Evangelical pastor forces delay in Dominica lawsuit

Conservative Christians in Dominica are seeking to torpedo a lawsuit that challenges the nation’s anti-sodomy law. Merely by requesting the right to enter the lawsuit, an evangelical pastor today brought about the removal of the judge overseeing the case.

Pastor Randy Rodney, president of the Dominica Association of Evangelical Churches: “all matters of sex must be between a man and a woman”. (Photo courtesy of Dominica News Online)

Because the lawsuit has nothing to do with religious freedom, lawsuit supporter Jamaican/Canadian activist Maurice Tomlinson says, “the reasons for the churches seeking to enter the case are laughable.”

The lawsuit was filed in July 2019 by a gay Dominican man whose name was withheld for his protection. It challenges Dominica’s laws that criminalize “buggery” and “gross indecency,” targeting the consensual sexual activity of LGBT people.

The High Court in Dominica on Nov. 17 was asked to add the Dominica Association of Evangelical Churches (DAEC) as a third-party defendant in the suit. The association’s rationale for joining the lawsuit is that the case could “impair or impede [Christians’] moral rights”.

DAEC stated that it is “desirous of protecting and defending Christians’ interest in respect to sexual orientation.”

DEAC’s president, Pastor Randy Rodney, cited theological arguments for seeking the right to oppose the lawsuit. He declared in an affidavit that “all matters of sex must be between a man and a woman” and that the lawsuit is of “great public interest particularly to the Christian community”.

Tomlinson says the Christian groups’ have no right to intervene:

Maurice Tomlinson at Intimate Conviction conference in October 2017 in Jamaica. (Colin Stewart photo)
Maurice Tomlinson: “the reasons for the churches seeking to enter the case are laughable.” (Colin Stewart photo)

“[The lawsuit] is a challenge to the ban on private consensual same-sex activity, and in no way touches on religious freedom. There is no attempt to force the churches to support same-sex intimacy and, even if this law was struck down (as is happening around the world), churches would still be at liberty to preach against homosexuality, in the same way that the legalization of divorce did not prevent some churches from continuing to condemn this practice.”

The judge in the case,Justice Birnie Stephenson, recused herself because Rodney is her pastor. The recusal will cause further delay, Tomlinson said.

It had already been delayed in September when the Dominica Christian Council applied for and received the court’s permission to intervene. That meant delaying action until a case management hearing on Nov. 23.

In September, Tomlinson stated about the Dominica Christian Council’s application to enter the case, “This could possibly be a coordinated delay tactic as church groups across the region have similarly applied to join ongoing anti-sodomy law challenges in Belize, Jamaica, St. Vincent and the Grenadines and Trinidad and Tobago. These religious interventions have contributed to lengthy delays in the hearing of these constitutional claims, which, because they concern fundamental human rights, are supposed to be prioritized and expedited by courts.”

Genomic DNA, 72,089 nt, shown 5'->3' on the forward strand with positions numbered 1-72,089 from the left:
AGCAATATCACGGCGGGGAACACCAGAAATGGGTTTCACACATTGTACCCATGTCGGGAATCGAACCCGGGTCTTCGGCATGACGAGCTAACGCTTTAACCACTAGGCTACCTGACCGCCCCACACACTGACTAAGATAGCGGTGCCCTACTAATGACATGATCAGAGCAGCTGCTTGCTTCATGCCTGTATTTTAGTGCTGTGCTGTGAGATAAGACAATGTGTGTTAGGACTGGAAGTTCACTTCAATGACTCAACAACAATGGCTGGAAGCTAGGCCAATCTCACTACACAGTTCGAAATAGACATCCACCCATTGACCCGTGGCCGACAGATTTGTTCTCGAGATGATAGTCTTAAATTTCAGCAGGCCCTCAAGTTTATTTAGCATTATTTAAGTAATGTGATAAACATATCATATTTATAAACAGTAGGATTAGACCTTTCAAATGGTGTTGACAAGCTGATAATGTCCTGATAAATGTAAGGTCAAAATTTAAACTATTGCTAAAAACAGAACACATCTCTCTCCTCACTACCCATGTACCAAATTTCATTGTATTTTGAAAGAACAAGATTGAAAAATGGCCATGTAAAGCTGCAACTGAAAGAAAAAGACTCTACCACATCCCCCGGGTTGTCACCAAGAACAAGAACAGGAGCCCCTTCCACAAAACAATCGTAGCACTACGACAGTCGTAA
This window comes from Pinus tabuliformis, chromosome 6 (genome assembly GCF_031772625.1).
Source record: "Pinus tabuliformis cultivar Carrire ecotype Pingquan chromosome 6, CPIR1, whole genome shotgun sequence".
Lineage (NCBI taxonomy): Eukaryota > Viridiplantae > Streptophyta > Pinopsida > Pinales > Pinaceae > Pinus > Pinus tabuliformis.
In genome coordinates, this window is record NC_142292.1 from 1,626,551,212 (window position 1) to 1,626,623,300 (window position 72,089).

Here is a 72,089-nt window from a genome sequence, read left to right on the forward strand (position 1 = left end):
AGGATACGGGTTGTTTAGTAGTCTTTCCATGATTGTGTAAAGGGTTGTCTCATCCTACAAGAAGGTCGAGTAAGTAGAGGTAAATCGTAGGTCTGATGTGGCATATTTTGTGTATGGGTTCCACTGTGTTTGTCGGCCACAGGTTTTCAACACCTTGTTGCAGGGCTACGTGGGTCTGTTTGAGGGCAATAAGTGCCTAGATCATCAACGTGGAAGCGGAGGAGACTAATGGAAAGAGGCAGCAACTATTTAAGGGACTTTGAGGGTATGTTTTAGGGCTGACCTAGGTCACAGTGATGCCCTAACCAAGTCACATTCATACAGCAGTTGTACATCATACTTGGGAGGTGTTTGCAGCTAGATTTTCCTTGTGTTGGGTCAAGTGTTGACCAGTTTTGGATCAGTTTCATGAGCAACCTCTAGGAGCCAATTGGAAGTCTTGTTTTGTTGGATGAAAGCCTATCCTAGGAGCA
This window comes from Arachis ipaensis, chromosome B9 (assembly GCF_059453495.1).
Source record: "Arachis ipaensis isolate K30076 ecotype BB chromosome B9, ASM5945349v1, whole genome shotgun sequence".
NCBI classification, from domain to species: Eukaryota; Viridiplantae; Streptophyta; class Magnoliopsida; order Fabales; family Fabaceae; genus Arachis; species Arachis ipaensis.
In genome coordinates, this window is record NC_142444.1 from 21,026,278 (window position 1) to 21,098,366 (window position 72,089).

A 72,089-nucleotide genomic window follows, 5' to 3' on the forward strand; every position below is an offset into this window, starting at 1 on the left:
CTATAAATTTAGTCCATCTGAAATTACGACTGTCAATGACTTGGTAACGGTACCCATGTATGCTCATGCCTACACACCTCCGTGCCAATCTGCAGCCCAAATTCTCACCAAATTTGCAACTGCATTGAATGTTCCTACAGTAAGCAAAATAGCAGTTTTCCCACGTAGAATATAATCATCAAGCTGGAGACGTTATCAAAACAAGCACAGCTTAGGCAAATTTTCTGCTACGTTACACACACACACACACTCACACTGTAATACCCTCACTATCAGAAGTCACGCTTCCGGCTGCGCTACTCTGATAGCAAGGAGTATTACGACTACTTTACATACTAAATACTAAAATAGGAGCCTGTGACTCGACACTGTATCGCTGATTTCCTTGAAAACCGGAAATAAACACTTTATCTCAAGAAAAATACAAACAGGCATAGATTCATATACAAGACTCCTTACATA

The Roman Catholic Church has also applied to join the case. In 2013, Roman Catholic Bishop Gabriel Malzaire stated that the Catholic Church in Dominica “adheres to the call of the Holy See … to condemn all forms of violence against homosexual persons as well as to urge all States to take necessary measures to put an end to all criminal penalties against them.”

International conference (free, online)

The anti-gay laws of Dominica and dozens of other countries will be the topic of an international online conference Wednesday, Nov. 25, through Friday, Nov. 27. The Intimate Conviction 2 conference will focus on what more needs to be done, especially by Christian churches, to put an end to dozens of countries’ laws against same-sex intimacy. For more information and to register at no charge, visit the conference’s page at the HIV Legal Network.

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Written by Colin Stewart

Colin Stewart is a 45-year journalism veteran living in Southern California. He is the president of the St. Paul’s Foundation for International Reconciliation, which supports LGBTQ+ rights advocacy journalism, Erasing 76 Crimes. Contact him at [email protected]


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  1. About time there was a separation of church and state, the country can move forward then. Tax the churches in property and watch the money roll in.

  2. Tomlinson makes an excellent point when he states plainly that abolishing these anti-sodomy/anti-gay laws will in no way infringe on churches’ right to preach against homosexuality or same-sex practices. It merely affords lgbtq individuals the same protection under human rights laws as the majority. By intentionally intervening to delay court proceedings these so-called “Christian” groups in Dominica are behaving no different than hate groups, hellbent on forcing the general public to abide by their standards of “morality”. Freedom to sexual privacy and to live according to one’s sexual orientation are fundamental human rights. It always baffles the mind how “Christian” groups are so concerned about what two consenting adults do in their own bedroom.

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